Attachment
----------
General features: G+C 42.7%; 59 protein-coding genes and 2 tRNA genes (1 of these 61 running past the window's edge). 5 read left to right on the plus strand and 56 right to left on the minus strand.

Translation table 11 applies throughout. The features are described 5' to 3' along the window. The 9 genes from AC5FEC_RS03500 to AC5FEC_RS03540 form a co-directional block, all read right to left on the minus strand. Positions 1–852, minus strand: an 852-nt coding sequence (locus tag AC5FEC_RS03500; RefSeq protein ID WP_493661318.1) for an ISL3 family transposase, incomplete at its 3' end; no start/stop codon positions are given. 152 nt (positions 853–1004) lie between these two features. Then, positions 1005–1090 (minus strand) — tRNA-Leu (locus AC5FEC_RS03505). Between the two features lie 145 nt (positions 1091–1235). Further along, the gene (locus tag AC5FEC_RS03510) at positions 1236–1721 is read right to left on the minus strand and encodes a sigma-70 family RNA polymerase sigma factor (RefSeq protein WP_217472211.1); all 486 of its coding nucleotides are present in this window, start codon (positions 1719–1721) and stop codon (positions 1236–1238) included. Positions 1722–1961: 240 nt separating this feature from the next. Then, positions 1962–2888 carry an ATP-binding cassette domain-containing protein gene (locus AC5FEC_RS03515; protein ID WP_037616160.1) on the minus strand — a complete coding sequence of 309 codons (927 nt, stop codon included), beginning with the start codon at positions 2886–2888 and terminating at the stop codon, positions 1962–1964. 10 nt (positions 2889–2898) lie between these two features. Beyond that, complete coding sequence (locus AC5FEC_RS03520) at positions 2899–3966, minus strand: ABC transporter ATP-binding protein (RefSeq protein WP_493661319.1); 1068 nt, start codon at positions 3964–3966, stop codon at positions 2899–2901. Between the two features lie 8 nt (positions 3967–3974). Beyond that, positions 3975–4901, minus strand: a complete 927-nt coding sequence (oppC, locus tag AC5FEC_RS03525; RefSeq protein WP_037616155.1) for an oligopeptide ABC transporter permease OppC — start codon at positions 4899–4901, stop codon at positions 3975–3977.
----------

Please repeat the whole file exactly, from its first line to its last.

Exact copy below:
General features: G+C 42.7%; 59 protein-coding genes and 2 tRNA genes (1 of these 61 running past the window's edge). 5 read left to right on the plus strand and 56 right to left on the minus strand.

Translation table 11 applies throughout. The features are described 5' to 3' along the window. The 9 genes from AC5FEC_RS03500 to AC5FEC_RS03540 form a co-directional block, all read right to left on the minus strand. Positions 1–852, minus strand: an 852-nt coding sequence (locus tag AC5FEC_RS03500; RefSeq protein ID WP_493661318.1) for an ISL3 family transposase, incomplete at its 3' end; no start/stop codon positions are given. 152 nt (positions 853–1004) lie between these two features. Then, positions 1005–1090 (minus strand) — tRNA-Leu (locus AC5FEC_RS03505). Between the two features lie 145 nt (positions 1091–1235). Further along, the gene (locus tag AC5FEC_RS03510) at positions 1236–1721 is read right to left on the minus strand and encodes a sigma-70 family RNA polymerase sigma factor (RefSeq protein WP_217472211.1); all 486 of its coding nucleotides are present in this window, start codon (positions 1719–1721) and stop codon (positions 1236–1238) included. Positions 1722–1961: 240 nt separating this feature from the next. Then, positions 1962–2888 carry an ATP-binding cassette domain-containing protein gene (locus AC5FEC_RS03515; protein ID WP_037616160.1) on the minus strand — a complete coding sequence of 309 codons (927 nt, stop codon included), beginning with the start codon at positions 2886–2888 and terminating at the stop codon, positions 1962–1964. 10 nt (positions 2889–2898) lie between these two features. Beyond that, complete coding sequence (locus AC5FEC_RS03520) at positions 2899–3966, minus strand: ABC transporter ATP-binding protein (RefSeq protein WP_493661319.1); 1068 nt, start codon at positions 3964–3966, stop codon at positions 2899–2901. Between the two features lie 8 nt (positions 3967–3974). Beyond that, positions 3975–4901, minus strand: a complete 927-nt coding sequence (oppC, locus tag AC5FEC_RS03525; RefSeq protein WP_037616155.1) for an oligopeptide ABC transporter permease OppC — start codon at positions 4899–4901, stop codon at positions 3975–3977.